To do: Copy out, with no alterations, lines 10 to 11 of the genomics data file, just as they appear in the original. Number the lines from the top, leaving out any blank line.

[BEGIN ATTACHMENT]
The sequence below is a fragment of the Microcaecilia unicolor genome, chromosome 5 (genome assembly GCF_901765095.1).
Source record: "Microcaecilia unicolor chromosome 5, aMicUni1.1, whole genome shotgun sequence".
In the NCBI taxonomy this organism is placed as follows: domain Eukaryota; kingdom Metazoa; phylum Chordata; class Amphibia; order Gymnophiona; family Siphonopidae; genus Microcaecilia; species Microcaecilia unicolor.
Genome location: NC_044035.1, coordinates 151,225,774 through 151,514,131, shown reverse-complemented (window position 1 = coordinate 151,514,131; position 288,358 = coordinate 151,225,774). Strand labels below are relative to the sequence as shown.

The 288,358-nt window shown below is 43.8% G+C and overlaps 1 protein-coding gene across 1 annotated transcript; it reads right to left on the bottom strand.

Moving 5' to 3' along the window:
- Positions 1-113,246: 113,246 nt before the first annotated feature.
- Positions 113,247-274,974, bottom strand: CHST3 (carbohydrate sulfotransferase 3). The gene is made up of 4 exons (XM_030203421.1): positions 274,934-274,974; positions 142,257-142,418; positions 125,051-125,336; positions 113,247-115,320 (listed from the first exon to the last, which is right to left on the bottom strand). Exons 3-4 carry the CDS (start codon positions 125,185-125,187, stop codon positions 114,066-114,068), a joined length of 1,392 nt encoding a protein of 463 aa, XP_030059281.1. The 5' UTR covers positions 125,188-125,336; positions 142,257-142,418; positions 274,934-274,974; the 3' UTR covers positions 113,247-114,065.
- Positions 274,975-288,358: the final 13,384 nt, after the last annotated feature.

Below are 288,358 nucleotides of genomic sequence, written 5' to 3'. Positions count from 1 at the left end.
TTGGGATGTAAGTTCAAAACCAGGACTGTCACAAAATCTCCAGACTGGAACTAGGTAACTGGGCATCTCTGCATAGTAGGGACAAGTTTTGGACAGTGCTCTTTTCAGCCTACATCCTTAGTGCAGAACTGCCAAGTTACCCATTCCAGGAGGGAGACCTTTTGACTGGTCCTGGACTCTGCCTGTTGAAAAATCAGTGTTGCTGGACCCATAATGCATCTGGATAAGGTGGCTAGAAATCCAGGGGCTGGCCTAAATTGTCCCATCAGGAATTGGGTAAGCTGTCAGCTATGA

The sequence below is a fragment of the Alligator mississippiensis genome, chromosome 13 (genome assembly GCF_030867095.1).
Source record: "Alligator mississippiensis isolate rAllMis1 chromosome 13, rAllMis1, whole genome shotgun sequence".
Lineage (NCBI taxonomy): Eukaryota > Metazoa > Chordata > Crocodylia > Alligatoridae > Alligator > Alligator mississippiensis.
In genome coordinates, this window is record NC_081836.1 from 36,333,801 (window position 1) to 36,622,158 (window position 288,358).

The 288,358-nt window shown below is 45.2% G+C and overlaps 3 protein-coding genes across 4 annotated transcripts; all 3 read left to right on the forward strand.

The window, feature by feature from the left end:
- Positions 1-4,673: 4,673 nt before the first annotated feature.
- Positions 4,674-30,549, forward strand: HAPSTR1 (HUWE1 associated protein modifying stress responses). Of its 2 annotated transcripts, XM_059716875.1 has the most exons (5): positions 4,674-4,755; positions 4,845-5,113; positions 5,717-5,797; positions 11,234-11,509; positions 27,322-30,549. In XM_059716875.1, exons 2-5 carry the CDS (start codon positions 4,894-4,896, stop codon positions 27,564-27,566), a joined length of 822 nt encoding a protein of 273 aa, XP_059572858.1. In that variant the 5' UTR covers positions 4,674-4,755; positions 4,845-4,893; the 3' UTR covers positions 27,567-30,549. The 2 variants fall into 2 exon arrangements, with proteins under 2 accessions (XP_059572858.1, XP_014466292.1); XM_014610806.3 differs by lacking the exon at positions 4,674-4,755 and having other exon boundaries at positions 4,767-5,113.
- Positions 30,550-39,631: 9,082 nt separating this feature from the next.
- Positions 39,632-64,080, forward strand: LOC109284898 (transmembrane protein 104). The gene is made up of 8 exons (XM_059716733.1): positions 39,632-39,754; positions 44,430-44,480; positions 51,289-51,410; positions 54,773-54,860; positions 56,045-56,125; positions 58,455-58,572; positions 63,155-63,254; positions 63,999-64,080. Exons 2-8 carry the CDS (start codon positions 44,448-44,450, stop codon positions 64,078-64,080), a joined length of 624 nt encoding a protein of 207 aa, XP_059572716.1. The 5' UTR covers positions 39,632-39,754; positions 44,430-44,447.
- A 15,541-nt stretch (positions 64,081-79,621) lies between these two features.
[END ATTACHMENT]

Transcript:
Below are 288,358 nucleotides of genomic sequence, written 5' to 3'. Positions count from 1 at the left end.
TTGGGATGTAAGTTCAAAACCAGGACTGTCACAAAATCTCCAGACTGGAACTAGGTAACTGGGCATCTCTGCATAGTAGGGACAAGTTTTGGACAGTGCTCTTTTCAGCCTACATCCTTAGTGCAGAACTGCCAAGTTACCCATTCCAGGAGGGAGACCTTTTGACTGGTCCTGGACTCTGCCTGTTGAAAAATCAGTGTTGCTGGACCCATAATGCATCTGGATAAGGTGGCTAGAAATCCAGGGGCTGGCCTAAATTGTCCCATCAGGAATTGGGTAAGCTGTCAGCTATGA